I got back home at about 2:15 pm, and plugged the bills Richard had paid into my Balance my Checkbook Pro app. I then did a couple of Advance Daily Update Drafts. In College Basketball, our LSU Women’s Basketball team lost their away game with Rutgers by the score of 57 to 69 (our Lady Tigers will next play an away game with #1 ranked Connecticut on Monday, December 21st), and our LSU Men’s Basketball team won their home game with Oral Roberts by the score of 100 to 77 (our Tigers will next play a home game with American University on Tuesday, December 22nd). And I will finish today’s Daily Update, light the Advent Candles, and get ready for bed, after noting that I got a call from the Wal-Mart Vision Center advising me that my new contacts are in (I told them I would be by to pick them up in a day or two).

No Saints to honor tomorrow, but tomorrow is the Fourth Sunday of Advent. Our O Antiphons for tomorrow is “O Clavis David…”. Tomorrow is also the birthday of Janet, the wife of Richard’s good friend Steve in Mississippi. We will work our eight hours, and when we get home Liz Ellen should be in residence. She and I will probably go out to eat lunch, and at 6:00 pm we will go to Mass. Our New Orleans Pelicans will be playing an away game with the Denver Nuggets; I will record the score of the game in Monday’s Daily Update.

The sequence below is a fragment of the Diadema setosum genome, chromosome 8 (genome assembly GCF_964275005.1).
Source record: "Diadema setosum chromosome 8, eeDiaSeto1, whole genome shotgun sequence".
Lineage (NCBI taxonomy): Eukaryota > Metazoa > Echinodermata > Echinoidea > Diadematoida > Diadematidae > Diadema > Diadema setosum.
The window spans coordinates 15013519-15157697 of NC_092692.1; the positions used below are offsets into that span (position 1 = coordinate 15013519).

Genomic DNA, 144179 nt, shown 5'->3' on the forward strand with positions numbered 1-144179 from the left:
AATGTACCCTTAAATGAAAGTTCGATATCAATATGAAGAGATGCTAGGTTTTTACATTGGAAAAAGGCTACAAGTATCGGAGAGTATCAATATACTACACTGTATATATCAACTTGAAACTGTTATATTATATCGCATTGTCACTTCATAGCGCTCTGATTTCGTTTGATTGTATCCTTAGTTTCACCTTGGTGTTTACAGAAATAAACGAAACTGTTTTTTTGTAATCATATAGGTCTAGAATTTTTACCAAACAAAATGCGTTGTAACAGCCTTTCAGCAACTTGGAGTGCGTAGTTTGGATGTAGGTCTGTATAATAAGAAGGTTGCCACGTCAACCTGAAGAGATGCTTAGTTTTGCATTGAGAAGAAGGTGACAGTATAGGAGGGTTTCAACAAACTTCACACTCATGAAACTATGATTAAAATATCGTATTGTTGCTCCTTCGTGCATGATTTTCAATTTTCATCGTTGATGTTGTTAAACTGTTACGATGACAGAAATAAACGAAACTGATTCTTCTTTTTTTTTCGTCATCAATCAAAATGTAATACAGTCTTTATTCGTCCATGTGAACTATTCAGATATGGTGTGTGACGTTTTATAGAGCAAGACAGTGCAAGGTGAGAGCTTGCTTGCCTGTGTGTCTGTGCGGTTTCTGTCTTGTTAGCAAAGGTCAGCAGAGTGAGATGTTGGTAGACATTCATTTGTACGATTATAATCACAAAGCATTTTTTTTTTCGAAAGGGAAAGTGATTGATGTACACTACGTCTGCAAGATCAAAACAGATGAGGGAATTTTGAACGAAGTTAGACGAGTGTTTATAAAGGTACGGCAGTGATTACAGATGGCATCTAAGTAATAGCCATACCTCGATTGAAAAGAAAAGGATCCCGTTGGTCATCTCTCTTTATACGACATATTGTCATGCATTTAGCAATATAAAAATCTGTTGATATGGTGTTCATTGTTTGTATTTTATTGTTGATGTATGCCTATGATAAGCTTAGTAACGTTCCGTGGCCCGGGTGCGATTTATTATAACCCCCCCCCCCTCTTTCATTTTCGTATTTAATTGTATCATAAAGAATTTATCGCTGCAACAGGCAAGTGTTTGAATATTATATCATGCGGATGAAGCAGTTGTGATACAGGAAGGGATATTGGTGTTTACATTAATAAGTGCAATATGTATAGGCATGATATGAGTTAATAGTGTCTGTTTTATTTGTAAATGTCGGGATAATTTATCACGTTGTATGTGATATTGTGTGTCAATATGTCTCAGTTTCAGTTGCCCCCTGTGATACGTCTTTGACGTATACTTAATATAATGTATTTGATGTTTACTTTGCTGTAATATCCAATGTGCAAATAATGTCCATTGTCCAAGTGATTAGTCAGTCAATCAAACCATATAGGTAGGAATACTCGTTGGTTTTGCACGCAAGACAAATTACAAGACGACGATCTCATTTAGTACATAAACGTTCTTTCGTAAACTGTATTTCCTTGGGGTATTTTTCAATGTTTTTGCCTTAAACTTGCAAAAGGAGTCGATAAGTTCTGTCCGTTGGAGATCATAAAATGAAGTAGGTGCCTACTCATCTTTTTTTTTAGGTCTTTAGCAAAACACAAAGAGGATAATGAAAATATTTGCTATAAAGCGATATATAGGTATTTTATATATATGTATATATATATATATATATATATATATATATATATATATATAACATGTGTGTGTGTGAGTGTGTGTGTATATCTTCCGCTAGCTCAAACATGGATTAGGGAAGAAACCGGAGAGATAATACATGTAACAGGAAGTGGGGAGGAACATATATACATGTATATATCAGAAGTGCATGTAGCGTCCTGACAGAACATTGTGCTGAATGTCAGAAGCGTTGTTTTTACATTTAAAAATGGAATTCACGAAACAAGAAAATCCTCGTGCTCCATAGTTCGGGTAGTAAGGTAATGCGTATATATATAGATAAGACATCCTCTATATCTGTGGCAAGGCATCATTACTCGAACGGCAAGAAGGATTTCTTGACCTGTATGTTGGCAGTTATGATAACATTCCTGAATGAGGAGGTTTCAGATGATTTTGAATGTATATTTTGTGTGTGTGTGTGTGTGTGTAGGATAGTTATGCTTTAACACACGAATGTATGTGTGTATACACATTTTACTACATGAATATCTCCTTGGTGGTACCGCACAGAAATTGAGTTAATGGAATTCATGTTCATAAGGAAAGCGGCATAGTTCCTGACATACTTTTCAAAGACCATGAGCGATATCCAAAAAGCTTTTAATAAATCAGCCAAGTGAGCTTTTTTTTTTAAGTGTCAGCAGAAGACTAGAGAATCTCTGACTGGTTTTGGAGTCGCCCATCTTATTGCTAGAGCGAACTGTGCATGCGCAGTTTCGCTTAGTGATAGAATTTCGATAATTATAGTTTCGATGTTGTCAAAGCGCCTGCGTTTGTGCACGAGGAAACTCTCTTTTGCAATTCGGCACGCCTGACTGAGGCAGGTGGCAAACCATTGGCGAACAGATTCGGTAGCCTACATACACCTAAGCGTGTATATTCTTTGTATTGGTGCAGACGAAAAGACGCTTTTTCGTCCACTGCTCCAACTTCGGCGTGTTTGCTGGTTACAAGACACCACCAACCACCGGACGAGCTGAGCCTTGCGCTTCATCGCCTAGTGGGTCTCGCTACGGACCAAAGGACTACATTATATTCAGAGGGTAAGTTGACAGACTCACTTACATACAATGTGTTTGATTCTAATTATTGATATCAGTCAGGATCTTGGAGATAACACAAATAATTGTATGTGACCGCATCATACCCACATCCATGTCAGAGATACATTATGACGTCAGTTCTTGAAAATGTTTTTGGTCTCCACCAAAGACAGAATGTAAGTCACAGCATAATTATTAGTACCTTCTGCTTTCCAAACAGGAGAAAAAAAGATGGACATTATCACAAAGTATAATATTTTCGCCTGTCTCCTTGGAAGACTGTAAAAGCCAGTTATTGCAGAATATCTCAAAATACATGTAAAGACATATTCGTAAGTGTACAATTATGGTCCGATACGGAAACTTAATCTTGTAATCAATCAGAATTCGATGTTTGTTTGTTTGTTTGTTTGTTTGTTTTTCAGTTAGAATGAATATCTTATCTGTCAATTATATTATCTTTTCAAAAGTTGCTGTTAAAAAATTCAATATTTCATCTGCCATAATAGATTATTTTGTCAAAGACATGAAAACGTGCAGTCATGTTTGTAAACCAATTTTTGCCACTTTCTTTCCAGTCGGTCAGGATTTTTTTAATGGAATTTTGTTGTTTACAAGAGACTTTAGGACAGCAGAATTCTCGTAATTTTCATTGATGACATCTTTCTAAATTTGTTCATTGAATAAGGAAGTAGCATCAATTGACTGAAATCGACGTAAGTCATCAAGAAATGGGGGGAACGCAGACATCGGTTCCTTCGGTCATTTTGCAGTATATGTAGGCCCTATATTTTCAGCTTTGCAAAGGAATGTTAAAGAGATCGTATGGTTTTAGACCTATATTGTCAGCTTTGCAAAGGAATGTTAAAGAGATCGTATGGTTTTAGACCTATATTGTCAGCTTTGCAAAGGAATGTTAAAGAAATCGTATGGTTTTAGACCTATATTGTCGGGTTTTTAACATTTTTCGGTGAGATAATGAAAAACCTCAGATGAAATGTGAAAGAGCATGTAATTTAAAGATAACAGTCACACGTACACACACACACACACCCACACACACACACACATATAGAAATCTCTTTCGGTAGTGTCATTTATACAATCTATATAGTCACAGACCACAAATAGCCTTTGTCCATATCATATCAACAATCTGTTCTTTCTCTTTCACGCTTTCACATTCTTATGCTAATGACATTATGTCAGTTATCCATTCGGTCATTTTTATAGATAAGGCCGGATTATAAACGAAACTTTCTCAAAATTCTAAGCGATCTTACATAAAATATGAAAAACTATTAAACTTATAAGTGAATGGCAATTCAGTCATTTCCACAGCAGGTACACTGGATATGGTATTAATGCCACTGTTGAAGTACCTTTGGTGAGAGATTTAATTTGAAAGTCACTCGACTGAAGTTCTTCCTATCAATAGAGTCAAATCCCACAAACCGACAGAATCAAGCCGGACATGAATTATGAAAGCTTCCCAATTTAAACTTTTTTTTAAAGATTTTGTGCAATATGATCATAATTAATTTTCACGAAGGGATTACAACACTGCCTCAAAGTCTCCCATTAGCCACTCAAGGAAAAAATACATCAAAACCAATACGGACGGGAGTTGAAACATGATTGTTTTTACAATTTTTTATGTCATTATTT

This Saturday afternoon brings us a Parting Quote from Trudy Pitts, American jazz keyboardist. Born as Gertrude Pitts in 1932 in Philadelphia, Pennsylvania, she learned to play the piano at age six, trained as a musician and a music educator, and studied at the Philadelphia Musical Academy, Temple University and Juilliard, as well as other institutions. She met her future husband, William Theodore Carney II (Mr. C.) in the 1950s when his band, the Hi-Tones (which included a young saxophonist named John Coltrane) needed an organist. They married in 1958. In 1967 the Boston Globe printed a piece calling her a rising star and complimented her drawbar variations, vibrato shadings, and bass pedal work. That same year she put out two albums, Introducing the Fabulous Trudy Pitts with Pat Martino and These Blues of Mine with Pat Martino. The next year she had two more albums, A Bucketful of Soul with Mr. C. and The Excitement of Trudy Pitts (Recorded Live! at Club Baron) with Wilbert Longmire. She then took time out to raise her family. When the Tony Award-winning musical Raisin came through Philadelphia, she accepted an offer to sit in the pit as an assistant to the pianist. She was asked to join the tour, and eventually became the assistant to the conductor. At the end of the musical’s tour, she was encouraged by her husband Carney (who had worked with Shirley Scott as a drummer) to continue developing her repertoire. In 1999 a compilation album of several records was released as Legends of Acid Jazz, Trudy Pitts & Pat Martino. Recent festival appearances included the 11th Annual Mary Lou Williams Women in Jazz Festival at the Kennedy Center in Washington, D.C., in May 2006. On September 15, 2006, Pitts was the first jazz artist play a concert on Philadelphia’s Kimmel Center’s 7,000 pipe organ. In 2008 she again performed on an exceptional organ, this time the Kennedy Center’s Filene Organ (died 2010): “Whatever I undertook, the job got done, and it wasn’t a matter of not being prepared or not having the skills or not having the right vibe or attitude. Because my contention is that you begin to know your outer edges, and if you’re not emotionally prepared to do a job, then you should not take it rather than take it and complain.”